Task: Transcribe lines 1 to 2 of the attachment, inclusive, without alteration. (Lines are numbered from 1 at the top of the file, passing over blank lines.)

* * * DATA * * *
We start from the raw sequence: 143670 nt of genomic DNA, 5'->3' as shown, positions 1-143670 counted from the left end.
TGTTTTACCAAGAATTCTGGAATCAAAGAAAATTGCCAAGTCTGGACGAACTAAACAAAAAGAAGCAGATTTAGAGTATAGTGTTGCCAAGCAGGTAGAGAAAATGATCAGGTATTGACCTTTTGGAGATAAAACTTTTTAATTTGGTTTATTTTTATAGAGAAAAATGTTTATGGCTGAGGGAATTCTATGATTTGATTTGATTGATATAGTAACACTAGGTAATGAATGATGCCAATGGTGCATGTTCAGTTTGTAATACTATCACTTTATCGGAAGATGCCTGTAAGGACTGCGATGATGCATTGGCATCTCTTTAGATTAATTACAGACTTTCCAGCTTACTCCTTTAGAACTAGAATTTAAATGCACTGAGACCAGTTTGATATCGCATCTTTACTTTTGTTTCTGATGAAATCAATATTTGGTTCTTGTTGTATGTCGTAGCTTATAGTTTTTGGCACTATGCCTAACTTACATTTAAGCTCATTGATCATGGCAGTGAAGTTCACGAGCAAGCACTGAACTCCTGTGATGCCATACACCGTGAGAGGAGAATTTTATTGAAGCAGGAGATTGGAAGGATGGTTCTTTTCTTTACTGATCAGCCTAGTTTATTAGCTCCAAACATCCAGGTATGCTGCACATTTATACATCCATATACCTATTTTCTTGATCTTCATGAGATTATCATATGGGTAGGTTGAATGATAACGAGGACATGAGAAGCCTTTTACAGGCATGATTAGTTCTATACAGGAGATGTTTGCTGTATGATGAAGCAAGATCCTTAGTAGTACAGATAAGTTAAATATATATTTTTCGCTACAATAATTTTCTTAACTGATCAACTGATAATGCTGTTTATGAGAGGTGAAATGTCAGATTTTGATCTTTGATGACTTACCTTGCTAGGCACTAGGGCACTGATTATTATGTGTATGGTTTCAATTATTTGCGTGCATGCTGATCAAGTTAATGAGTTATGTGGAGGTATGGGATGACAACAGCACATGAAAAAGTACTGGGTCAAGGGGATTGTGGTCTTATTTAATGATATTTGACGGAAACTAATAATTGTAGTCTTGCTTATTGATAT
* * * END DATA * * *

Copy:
We start from the raw sequence: 143670 nt of genomic DNA, 5'->3' as shown, positions 1-143670 counted from the left end.
TGTTTTACCAAGAATTCTGGAATCAAAGAAAATTGCCAAGTCTGGACGAACTAAACAAAAAGAAGCAGATTTAGAGTATAGTGTTGCCAAGCAGGTAGAGAAAATGATCAGGTATTGACCTTTTGGAGATAAAACTTTTTAATTTGGTTTATTTTTATAGAGAAAAATGTTTATGGCTGAGGGAATTCTATGATTTGATTTGATTGATATAGTAACACTAGGTAATGAATGATGCCAATGGTGCATGTTCAGTTTGTAATACTATCACTTTATCGGAAGATGCCTGTAAGGACTGCGATGATGCATTGGCATCTCTTTAGATTAATTACAGACTTTCCAGCTTACTCCTTTAGAACTAGAATTTAAATGCACTGAGACCAGTTTGATATCGCATCTTTACTTTTGTTTCTGATGAAATCAATATTTGGTTCTTGTTGTATGTCGTAGCTTATAGTTTTTGGCACTATGCCTAACTTACATTTAAGCTCATTGATCATGGCAGTGAAGTTCACGAGCAAGCACTGAACTCCTGTGATGCCATACACCGTGAGAGGAGAATTTTATTGAAGCAGGAGATTGGAAGGATGGTTCTTTTCTTTACTGATCAGCCTAGTTTATTAGCTCCAAACATCCAGGTATGCTGCACATTTATACATCCATATACCTATTTTCTTGATCTTCATGAGATTATCATATGGGTAGGTTGAATGATAACGAGGACATGAGAAGCCTTTTACAGGCATGATTAGTTCTATACAGGAGATGTTTGCTGTATGATGAAGCAAGATCCTTAGTAGTACAGATAAGTTAAATATATATTTTTCGCTACAATAATTTTCTTAACTGATCAACTGATAATGCTGTTTATGAGAGGTGAAATGTCAGATTTTGATCTTTGATGACTTACCTTGCTAGGCACTAGGGCACTGATTATTATGTGTATGGTTTCAATTATTTGCGTGCATGCTGATCAAGTTAATGAGTTATGTGGAGGTATGGGATGACAACAGCACATGAAAAAGTACTGGGTCAAGGGGATTGTGGTCTTATTTAATGATATTTGACGGAAACTAATAATTGTAGTCTTGCTTATTGATAT